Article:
ANDOVER — Wendy Hutchins and Pam Berry are excited about next month’s two-day Andover Old Home Days event.

The pair and other “senior” artists, as they call themselves, paint together weekly. The group will convene an art show from 5 to 8 p.m. Friday, Aug. 1, and from 9 a.m. to 3 p.m. Saturday, Aug. 2.

“This is our first time producing an art show,” Berry said.

“It’s a fun project,” Hutchins said. “I really think it’s a celebration of a town’s culture.”

The show will consist of their works and those of Andover artists who have passed away, such as Anne Fox, Lavinia Bailey, Bill French, Judy Hall, and possibly David Chaisson. It will also include artists still living, such as pen and ink artist Dick Johnston, who is now blind, Hutchins said.

Their venue, which they are calling the Maple Street Art Gallery, is Tom and Maggie McGuire’s house at 71 Maple St. Tucked away behind the Town Common and church, the McGuire house is for sale, but on loan to the group for the show.


Besides Hutchins and Berry, a retired longtime art teacher at Oxford Hills Middle School in Paris, other members of the painting group are Denise Hurd of Andover and Elly Dufault of Bethel.

“We’re all older and most of us are retired,” Hutchins said. “Pam’s a retired art teacher and I’m a retired school secretary and substitute teacher. I didn’t realize I could even paint for a long time. I was 62 or 63 before I knew I could.”

Hutchins said she wanted to be a school tutor, but according to state law, could only do it for two years without an associate’s degree or an equivalent degree. So she went to college and saved 15 weeks of art classes for the last semester, because she fretted she had no talent.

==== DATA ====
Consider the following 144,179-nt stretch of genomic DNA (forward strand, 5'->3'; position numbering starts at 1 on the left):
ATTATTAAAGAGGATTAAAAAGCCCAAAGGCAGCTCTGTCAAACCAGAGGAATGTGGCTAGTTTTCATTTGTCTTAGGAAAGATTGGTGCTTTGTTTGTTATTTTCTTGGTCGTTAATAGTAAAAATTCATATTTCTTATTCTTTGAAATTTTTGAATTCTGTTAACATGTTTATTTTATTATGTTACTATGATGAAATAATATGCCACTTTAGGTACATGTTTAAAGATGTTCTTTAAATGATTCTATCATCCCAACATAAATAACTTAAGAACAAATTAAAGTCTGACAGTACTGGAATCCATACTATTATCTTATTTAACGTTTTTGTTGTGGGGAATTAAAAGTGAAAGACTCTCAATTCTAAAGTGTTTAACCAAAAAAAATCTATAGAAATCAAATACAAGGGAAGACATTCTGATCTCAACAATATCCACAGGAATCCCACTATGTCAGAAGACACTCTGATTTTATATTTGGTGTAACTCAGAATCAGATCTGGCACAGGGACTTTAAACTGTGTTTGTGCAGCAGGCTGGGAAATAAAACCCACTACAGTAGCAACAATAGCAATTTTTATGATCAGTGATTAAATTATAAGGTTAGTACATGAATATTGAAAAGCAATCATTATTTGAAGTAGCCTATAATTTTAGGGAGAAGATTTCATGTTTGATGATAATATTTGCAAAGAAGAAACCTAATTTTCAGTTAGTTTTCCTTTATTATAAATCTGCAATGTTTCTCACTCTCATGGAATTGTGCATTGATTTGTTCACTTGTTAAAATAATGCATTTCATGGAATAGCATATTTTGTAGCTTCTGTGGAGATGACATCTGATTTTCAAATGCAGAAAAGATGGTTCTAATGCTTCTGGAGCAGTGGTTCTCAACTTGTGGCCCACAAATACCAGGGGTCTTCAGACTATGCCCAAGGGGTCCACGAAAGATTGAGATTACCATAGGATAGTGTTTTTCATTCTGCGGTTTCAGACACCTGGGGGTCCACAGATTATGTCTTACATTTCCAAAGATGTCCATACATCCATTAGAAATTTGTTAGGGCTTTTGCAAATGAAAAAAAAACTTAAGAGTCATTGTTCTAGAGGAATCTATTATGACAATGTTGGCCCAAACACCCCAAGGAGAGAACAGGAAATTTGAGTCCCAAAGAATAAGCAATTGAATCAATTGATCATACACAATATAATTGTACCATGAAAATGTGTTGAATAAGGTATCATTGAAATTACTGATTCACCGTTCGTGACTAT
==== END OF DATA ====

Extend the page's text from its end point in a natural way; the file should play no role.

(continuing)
That, however, proved untrue. She took three to four semesters of art and started painting.

“Art is a whole new world for me,” she said.

Hutchins said Berry, who once taught art to Hutchins, dabbled in creating her own art, but never really had the time due to teaching it to more than 7,000 seventh- and eight-grade students in Paris over 24 years.


“There’s not much time left over,” Berry said, between teaching and commuting to Paris every day from Andover.

Hurd, who just learned how to do watercolor in April, is the youngest of the group.

Previously, Hurd had done what Hutchins and Berry called a ‘great’ acrylic painting of the Kimball Farm in Rumford, showing it off inside Hutchins’ living room.

They also brought out their own paintings. Hutchins displayed an oil painting she did of Howard Pond in Hanover and one of Andover Falls off Route 120.

Berry showed one of a scene from Aziscohos Lake titled “Eagle Island” and another of three crows she said she watched all winter in her yard. She calls that one “Morning Debate.”

Berry said she also works in pastels, colored pencils and Conté crayons, which are a charcoal or compressed powdered graphite drawing medium mixed with a wax or clay base.


Dufault, who owns her own studio in Bethel, works in acrylics, oils, watercolor, pastel and pencil drawing and has been at it since the 1970s, Hutchins said.

Hutchins said some of the group’s work will be for sale at their art show, along with prints, and they can also get prints made of art pieces, too, on request.

Hutchins said Andover’s signature event used to have an art show and a group collecting local art, but it hasn’t been a group producing it.

So she and members of the group decided to hold one, but needed a venue. Berry set that in motion when she went into Pete’s Hardware store one day and told owner Pete Coolidge about the idea.

She said Coolidge, who is the caretaker of the McGuire house, said the couple, who live elsewhere, wanted to find a way to have their house used for the Andover Old Home Days.

“These people are very generous,” Berry said of the McGuires.

“We couldn’t believe our luck,” Berry said.

Berry and Hutchins also credited the Western Maine Art Group and art supplies vendor 100 Aker Wood, both of  Norway, for providing guidance and quality of materials.

Both said they want to continue painting after the show and make connections with other artists. Admission to the show is free, but no food, drinks or pets are allowed and all children must be accompanied by an adult.

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